Muscles and Muscle Tissue
of an average body cell—and their length is phenomenal, some
up to 30 cm long. Teir large size and multiple nuclei are not
surprising once you learn that hundreds of embryonic cells fuse
to produce each ﬁber.
, the cytoplasm of a muscle cell, is similar to the
cytoplasm of other cells, but it contains unusually large amounts
(granules of stored glycogen that provide glucose
during muscle cell activity) and
, a red pigment that
stores oxygen. Myoglobin is similar to hemoglobin, the pigment
that transports oxygen in blood.
In addition to the usual organelles, a muscle cell contains
three structures that are highly modiﬁed: myoﬁbrils, sarcoplas-
mic reticulum, and ± tubules. Let’s look at these structures more
closely because they play important roles in muscle contraction.
A single muscle ﬁber contains hundreds to thousands of rod-
that run parallel to its length (Figure 9.2b). Te
myoﬁbrils, each 1–2 μm in diameter, are so densely packed in
the ﬁber that mitochondria and other organelles appear to be
squeezed between them. Tey account for about 80% of cellular
, the muscle’s connective tissue
wrappings extend beyond the muscle either as a ropelike
(Figure 9.1a) or as a sheetlike
sis). Te tendon or aponeurosis anchors the muscle to
the connective tissue covering of a skeletal element (bone or
cartilage) or to the fascia of other muscles.
Indirect attachments are much more common because of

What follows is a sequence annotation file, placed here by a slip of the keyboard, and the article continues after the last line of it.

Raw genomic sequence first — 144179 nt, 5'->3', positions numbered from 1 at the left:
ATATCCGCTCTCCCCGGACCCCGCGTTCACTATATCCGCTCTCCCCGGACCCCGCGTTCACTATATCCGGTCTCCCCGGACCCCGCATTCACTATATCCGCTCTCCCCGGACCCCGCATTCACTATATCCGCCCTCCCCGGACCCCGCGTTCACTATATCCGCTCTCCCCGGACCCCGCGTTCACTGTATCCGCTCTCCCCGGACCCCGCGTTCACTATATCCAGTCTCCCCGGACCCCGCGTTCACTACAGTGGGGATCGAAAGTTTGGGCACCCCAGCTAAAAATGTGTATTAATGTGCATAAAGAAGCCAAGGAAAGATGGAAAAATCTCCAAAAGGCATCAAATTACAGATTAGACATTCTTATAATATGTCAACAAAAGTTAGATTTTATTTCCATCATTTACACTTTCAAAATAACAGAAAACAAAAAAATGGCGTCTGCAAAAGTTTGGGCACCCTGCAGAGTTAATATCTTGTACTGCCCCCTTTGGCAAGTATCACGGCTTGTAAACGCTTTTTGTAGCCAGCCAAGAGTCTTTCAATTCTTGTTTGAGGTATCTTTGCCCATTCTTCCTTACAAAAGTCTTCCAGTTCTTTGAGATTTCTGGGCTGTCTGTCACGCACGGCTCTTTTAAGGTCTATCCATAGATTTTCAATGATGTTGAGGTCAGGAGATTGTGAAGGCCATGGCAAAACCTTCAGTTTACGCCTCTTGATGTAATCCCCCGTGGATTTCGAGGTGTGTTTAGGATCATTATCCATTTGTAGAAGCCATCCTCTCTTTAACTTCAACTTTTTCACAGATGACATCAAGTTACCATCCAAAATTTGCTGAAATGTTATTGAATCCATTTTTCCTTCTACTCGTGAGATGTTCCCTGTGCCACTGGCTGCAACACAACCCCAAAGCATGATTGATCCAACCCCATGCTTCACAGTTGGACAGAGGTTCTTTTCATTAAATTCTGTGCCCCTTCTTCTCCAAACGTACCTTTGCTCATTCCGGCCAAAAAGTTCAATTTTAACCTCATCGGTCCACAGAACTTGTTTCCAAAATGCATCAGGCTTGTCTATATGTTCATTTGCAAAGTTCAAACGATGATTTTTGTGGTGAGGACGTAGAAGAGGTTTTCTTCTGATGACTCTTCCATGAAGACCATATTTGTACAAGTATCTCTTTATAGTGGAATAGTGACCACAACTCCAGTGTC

their durability and small size. ±endons are mostly tough colla-
gen ﬁbers which can withstand the abrasion of rough bony pro-
jections that would tear apart the more delicate muscle tissues.
Because of their relatively small size, more tendons than ﬂeshy
muscles can pass over a joint—so tendons also conserve space.
Before moving on to microscopic anatomy, you may want to
review the top three rows of ±able 9.1.
Microscopic Anatomy of a Skeletal
Each skeletal muscle ﬁber is a long cylindrical cell with multiple
oval nuclei just beneath its
or plasma membrane
. Skeletal muscle ﬁbers are huge cells. Teir diam-
eter typically ranges from 10 to 100 μm—up to ten times that
(between individual muscle fibers)
Perimysium wrapping a fascicle
in middle of
Connective tissue sheaths of skeletal muscle: epimysium, perimysium,
Photomicrograph of a cross section of part of a skeletal muscle (30
(For a related image, see
A Brief Atlas of the Human Body
, Plate 29.)